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Sunday, December 20, 2015


A pheasant snail (Eulithidium pulloides), grazing along a blade of surfgrass (Phyllospadix sp.).  I first showed pictures of the shells of these snails in April 2014, but I haven't shown the entire animal yet.  (They're hard to find because they're quite small only a few millimeters long.)

One of the interesting characteristics of this species is its operculum (or "trapdoor").  In most marine snails, the operculum is made of a protein material (think about a moon snail operculum).  But in some species, including these pheasant snails, the operculum is harder and made of calcium carbonate.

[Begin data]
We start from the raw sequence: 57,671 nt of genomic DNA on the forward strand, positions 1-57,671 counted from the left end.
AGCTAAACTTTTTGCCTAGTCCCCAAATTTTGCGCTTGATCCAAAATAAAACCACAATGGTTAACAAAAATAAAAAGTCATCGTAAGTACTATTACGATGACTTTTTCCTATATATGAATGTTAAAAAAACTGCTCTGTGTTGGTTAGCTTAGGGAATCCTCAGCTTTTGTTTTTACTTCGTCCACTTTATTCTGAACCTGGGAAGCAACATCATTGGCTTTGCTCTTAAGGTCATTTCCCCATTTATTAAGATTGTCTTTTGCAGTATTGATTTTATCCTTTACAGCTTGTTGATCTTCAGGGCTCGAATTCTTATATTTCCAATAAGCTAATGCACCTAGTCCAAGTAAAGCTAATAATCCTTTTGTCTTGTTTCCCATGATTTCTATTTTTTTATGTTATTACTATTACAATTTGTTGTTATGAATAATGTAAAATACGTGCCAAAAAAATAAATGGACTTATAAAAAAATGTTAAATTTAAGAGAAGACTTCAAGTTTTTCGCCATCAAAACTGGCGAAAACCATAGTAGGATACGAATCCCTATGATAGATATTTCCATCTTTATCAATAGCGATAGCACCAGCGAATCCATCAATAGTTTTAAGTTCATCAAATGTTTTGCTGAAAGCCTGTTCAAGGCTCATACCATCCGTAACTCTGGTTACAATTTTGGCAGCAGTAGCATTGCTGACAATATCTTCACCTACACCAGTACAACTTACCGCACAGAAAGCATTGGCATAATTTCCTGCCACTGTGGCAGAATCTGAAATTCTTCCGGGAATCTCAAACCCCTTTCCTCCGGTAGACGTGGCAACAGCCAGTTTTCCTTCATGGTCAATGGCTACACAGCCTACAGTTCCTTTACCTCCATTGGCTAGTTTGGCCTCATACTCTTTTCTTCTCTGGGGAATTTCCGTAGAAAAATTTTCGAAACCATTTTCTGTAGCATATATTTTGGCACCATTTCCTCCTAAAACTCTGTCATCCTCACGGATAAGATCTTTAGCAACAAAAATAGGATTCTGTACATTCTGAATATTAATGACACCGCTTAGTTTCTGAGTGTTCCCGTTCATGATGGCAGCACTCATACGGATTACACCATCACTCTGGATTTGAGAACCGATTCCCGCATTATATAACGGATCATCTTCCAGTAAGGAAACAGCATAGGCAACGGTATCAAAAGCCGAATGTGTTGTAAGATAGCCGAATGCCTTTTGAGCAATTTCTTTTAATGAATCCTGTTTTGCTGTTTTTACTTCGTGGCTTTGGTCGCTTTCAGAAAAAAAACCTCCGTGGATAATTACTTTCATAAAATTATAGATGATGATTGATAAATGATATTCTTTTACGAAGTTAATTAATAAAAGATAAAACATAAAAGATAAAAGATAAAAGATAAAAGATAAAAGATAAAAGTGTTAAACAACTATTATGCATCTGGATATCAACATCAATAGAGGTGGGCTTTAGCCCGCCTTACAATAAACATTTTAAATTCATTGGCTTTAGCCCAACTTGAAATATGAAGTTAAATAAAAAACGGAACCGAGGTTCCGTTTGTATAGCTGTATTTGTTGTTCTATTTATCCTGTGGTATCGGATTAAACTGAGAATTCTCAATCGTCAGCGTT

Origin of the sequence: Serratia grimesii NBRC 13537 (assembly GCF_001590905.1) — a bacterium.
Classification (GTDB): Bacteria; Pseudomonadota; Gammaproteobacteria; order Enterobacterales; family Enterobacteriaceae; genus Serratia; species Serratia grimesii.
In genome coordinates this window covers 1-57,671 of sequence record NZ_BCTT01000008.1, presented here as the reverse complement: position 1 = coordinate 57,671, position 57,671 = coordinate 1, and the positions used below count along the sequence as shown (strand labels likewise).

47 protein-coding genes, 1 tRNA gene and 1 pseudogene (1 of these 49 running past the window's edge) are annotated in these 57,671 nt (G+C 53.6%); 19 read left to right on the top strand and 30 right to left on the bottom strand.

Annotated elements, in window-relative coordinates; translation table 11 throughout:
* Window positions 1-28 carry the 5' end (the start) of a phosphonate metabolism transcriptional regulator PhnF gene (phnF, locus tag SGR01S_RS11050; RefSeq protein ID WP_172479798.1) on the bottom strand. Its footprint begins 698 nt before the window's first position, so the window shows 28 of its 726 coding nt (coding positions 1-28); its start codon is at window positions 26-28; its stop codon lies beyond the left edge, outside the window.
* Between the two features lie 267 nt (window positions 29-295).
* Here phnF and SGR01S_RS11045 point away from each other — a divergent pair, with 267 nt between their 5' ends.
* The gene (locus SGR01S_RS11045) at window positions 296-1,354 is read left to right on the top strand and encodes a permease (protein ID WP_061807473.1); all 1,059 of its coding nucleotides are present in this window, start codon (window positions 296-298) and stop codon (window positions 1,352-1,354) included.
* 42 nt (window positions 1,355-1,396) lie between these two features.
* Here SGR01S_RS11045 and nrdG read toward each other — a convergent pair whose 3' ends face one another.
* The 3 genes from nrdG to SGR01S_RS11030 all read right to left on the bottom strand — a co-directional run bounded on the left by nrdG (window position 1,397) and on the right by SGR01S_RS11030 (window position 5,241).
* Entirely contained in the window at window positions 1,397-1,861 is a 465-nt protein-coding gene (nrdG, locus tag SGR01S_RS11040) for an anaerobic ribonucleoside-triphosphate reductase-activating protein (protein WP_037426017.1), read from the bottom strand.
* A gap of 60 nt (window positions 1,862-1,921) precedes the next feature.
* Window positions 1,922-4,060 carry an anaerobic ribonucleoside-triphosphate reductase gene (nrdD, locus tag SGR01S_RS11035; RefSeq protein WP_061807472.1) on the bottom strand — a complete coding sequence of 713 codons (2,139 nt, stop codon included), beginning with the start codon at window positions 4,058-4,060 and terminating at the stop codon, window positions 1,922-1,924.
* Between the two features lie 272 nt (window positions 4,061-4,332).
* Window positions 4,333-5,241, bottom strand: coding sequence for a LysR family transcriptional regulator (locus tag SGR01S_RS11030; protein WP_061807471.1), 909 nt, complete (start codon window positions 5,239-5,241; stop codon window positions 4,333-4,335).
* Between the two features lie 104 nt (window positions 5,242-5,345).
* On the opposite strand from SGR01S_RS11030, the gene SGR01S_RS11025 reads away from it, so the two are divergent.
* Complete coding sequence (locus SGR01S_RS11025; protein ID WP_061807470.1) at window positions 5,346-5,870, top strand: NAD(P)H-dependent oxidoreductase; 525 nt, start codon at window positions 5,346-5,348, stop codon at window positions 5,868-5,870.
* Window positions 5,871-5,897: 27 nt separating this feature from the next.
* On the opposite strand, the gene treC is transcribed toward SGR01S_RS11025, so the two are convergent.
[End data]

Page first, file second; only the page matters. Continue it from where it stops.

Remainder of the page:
See below for a close-up of the white, calcareous operculum:

Can you think of reasons why it might be helpful for a snail to have a calcareous operculum?  (One possibility is mentioned at the bottom of this post.)

If you're interested in finding a pheasant snail, try searching the bases of surfgrass clumps during a good low tide.  

P.S. Calcified opercula are thought to be a defense against predators.


Anonymous said...

Wow. They are beautiful Jackie. Thanks for sharing.

Alice Chan said...

What a lovely critter!

Jackie Sones said...

I'm so glad to hear others appreciating this little beauty! It's one of my favorite local snails. Thanks for the feedback!

:) Jackie

cricket said...

i love your blog and learn so much from it!